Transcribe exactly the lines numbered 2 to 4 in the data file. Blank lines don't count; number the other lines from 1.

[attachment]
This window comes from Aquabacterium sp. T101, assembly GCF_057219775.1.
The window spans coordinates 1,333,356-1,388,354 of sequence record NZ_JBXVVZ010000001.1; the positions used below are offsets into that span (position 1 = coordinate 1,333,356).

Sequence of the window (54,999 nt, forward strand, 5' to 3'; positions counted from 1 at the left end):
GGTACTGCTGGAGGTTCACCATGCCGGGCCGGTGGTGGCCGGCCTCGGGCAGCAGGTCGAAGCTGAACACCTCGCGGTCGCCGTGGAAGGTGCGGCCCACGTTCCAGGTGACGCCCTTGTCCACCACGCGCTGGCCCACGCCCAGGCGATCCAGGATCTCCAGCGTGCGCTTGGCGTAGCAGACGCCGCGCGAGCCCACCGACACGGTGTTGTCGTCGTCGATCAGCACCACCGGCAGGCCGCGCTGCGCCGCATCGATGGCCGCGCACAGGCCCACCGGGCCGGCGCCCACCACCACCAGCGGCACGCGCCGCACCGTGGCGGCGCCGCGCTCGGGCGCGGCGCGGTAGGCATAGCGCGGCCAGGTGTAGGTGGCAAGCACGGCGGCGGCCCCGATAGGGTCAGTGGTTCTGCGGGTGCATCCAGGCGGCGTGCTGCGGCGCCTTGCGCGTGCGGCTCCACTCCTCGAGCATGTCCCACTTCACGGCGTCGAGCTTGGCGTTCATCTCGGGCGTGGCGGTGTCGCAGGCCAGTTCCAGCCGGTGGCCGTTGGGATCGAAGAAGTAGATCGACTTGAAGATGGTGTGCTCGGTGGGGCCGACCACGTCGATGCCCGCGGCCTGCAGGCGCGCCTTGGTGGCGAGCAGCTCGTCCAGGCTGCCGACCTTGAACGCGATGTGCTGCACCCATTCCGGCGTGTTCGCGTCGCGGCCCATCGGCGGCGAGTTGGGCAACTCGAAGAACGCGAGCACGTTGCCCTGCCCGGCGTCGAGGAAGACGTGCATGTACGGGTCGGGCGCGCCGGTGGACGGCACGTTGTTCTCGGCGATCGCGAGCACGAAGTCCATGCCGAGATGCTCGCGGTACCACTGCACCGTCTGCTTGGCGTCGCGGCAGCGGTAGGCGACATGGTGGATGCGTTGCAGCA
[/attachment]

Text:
The window spans coordinates 1,333,356-1,388,354 of sequence record NZ_JBXVVZ010000001.1; the positions used below are offsets into that span (position 1 = coordinate 1,333,356).

Sequence of the window (54,999 nt, forward strand, 5' to 3'; positions counted from 1 at the left end):
GGTACTGCTGGAGGTTCACCATGCCGGGCCGGTGGTGGCCGGCCTCGGGCAGCAGGTCGAAGCTGAACACCTCGCGGTCGCCGTGGAAGGTGCGGCCCACGTTCCAGGTGACGCCCTTGTCCACCACGCGCTGGCCCACGCCCAGGCGATCCAGGATCTCCAGCGTGCGCTTGGCGTAGCAGACGCCGCGCGAGCCCACCGACACGGTGTTGTCGTCGTCGATCAGCACCACCGGCAGGCCGCGCTGCGCCGCATCGATGGCCGCGCACAGGCCCACCGGGCCGGCGCCCACCACCACCAGCGGCACGCGCCGCACCGTGGCGGCGCCGCGCTCGGGCGCGGCGCGGTAGGCATAGCGCGGCCAGGTGTAGGTGGCAAGCACGGCGGCGGCCCCGATAGGGTCAGTGGTTCTGCGGGTGCATCCAGGCGGCGTGCTGCGGCGCCTTGCGCGTGCGGCTCCACTCCTCGAGCATGTCCCACTTCACGGCGTCGAGCTTGGCGTTCATCTCGGGCGTGGCGGTGTCGCAGGCCAGTTCCAGCCGGTGGCCGTTGGGATCGAAGAAGTAGATCGACTTGAAGATGGTGTGCTCGGTGGGGCCGACCACGTCGATGCCCGCGGCCTGCAGGCGCGCCTTGGTGGCGAGCAGCTCGTCCAGGCTGCCGACCTTGAACGCGATGTGCTGCACCCATTCCGGCGTGTTCGCGTCGCGGCCCATCGGCGGCGAGTTGGGCAACTCGAAGAACGCGAGCACGTTGCCCTGCCCGGCGTCGAGGAAGACGTGCATGTACGGGTCGGGCGCGCCGGTGGACGGCACGTTGTTCTCGGCGATCGCGAGCACGAAGTCCATGCCGAGATGCTCGCGGTACCACTGCACCGTCTGCTTGGCGTCGCGGCAGCGGTAGGCGACATGGTGGATGCGTTGCAGCA